When Should I Change My Air Conditioner’s Air Filter at Home?
Every once in a while we’re asked what is the most important thing that the U.S. area homeowner’s can do to ensure efficient functionality of their air conditioning and heating system between their scheduled tune-ups? The answer is simple this; remember to change the heating and air conditioning air filter. Changing furnace and return air filters is critical to the proper performance of your HVAC system, in addition to your home’s air quality. Studies show that indoor air pollution is in the top five environmental health risks? It’s not thought of often, but it is extremely important to consider. Changing the air filters is not difficult for most the U.S. homeowners, but there are usually two challenges to actually getting it done:
- Determining just how often to change your furnace or air conditioner filter.
- Remembering to change air filters when needed.
When To Change Your Air Filters
Most filters have a recommended guideline on the wrapping. It may say “Lasts up to 3 months” or “Change filter every 90 days”. Check out the filters at the store and you’ll notice that some are meant to only last a month, while other manufacturers (like Honeywell) have produced media air cleaners with filters meant to be changed once every 6-12 months. The norm seems to be once every few months for most higher quality filters, but we have a rule of thumb that we tell our friends, and family to go by. If it’s dirty, change it! A dirty air filter can exacerbate or cause damage to expensive parts, like your compressor, so it’s best to change it out more often than neglect it. If you want to listen to the manufacturer’s recommended limit, we suggest marking the date on the filter when you swap it out, and programming a reminder for yourself in your phone or on a calendar. Also be aware that your filter manufacturer sometimes has a different recommendation from your HVAC system manufacturer.
Choosing how often to change your air filters relies upon several factors:
- Which air filter your system requires
- The overall air quality of your the U.S. area home
- Pets – Dogs, cats, etc.
- Occupancy of the home
- General air pollution in the the U.S. area or construction taking place nearby
For the common 1″-3″ air filters, the manufacturer specs basically suggest to change them every 30-60 days, which is actually a great rule of thumb. But general guidelines are not applicable to all. If you have to endure light to moderate allergies, you might need to upgrade your air filter or change them even more frequently than OEM specifications. On the other hand, if you’re in a less populated area, own a less occupied home (like a vacation home) or an area where there are fewer cars around, annual replacement of your air filter may be quite sufficient. Why do pets matter so much? They have a tendency to shed, which can clog your air filter quick. Obviously, the air filter is just doing its job by capturing pet hair and dander, but extremely dirty filters can cause weak HVAC performance.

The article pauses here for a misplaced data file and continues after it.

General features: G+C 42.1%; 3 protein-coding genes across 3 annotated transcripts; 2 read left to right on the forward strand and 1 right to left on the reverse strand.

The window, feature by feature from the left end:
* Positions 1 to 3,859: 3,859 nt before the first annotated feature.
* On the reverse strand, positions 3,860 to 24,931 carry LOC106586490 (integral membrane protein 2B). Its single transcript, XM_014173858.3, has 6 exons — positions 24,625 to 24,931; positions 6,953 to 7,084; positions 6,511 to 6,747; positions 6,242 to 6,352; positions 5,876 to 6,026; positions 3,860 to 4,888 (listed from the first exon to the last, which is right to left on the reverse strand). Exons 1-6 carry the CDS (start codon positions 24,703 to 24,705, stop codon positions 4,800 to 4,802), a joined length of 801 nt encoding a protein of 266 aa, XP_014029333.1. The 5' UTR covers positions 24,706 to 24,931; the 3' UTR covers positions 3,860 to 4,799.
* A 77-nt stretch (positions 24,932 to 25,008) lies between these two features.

- Infrequently occupied home or single occupant homes without pets or allergies: Change 6-12 months
- Typical suburban home without pets: Change every 90 days
- Add a dog or cat: Change every 60 days
- Several pets or have allergies: Change every 30-45 days
How To Remember To Change Your Air Conditioner’s Air Filters
Here’s an easy way to stay on top of this; sign up for the Service Experts Email Club. This is a great to receive discounts on service, tips and other helpful information directly to your email. In addition, your email subscription preferences let’s you set a reminder to change your the U.S. area home’s air filter every 30, 60, 90, 120 or 365 days, or the date of your choosing.
How to replace your return air filter
Most of you know how to replace the air filter in their equipment, but some homes have another filter in the return ductwork. Whether you have one or not is dependent on what your unit’s manufacturer recommends. Your HVAC is designed to handle a certain amount of pressure in your house, and the more filters you have the more the blower motor works, which can reduce the lifespan of your system if it isn’t designed for it. Learning whether you have a return filter and replacing it is easy:
- Find your return air vents.
- Some covers have screws and some have tabs. Unscrew or pull tabs to take off the wall.
- Check for a filter. If one is there, pull it out and note the size.
- Verify the filter type is the one recommended by the manufacturer.
- If the filter is dirty, replace with the manufacturer’s recommended filter of the same size and type.
Incredible though it may seem, filters can really affect your home’s airflow, which is why we recommend asking the manufacturer. A higher quality HEPA filter that is designed to catch smaller particles will restrict airflow more than a cheaper filter. With restricted airflow comes greater pressure on your system, so you need to verify that your HVAC system was made to handle it. Otherwise, you might experience uneven heating and cooling efficiency in your home, and system parts may wear out much faster than the standard.
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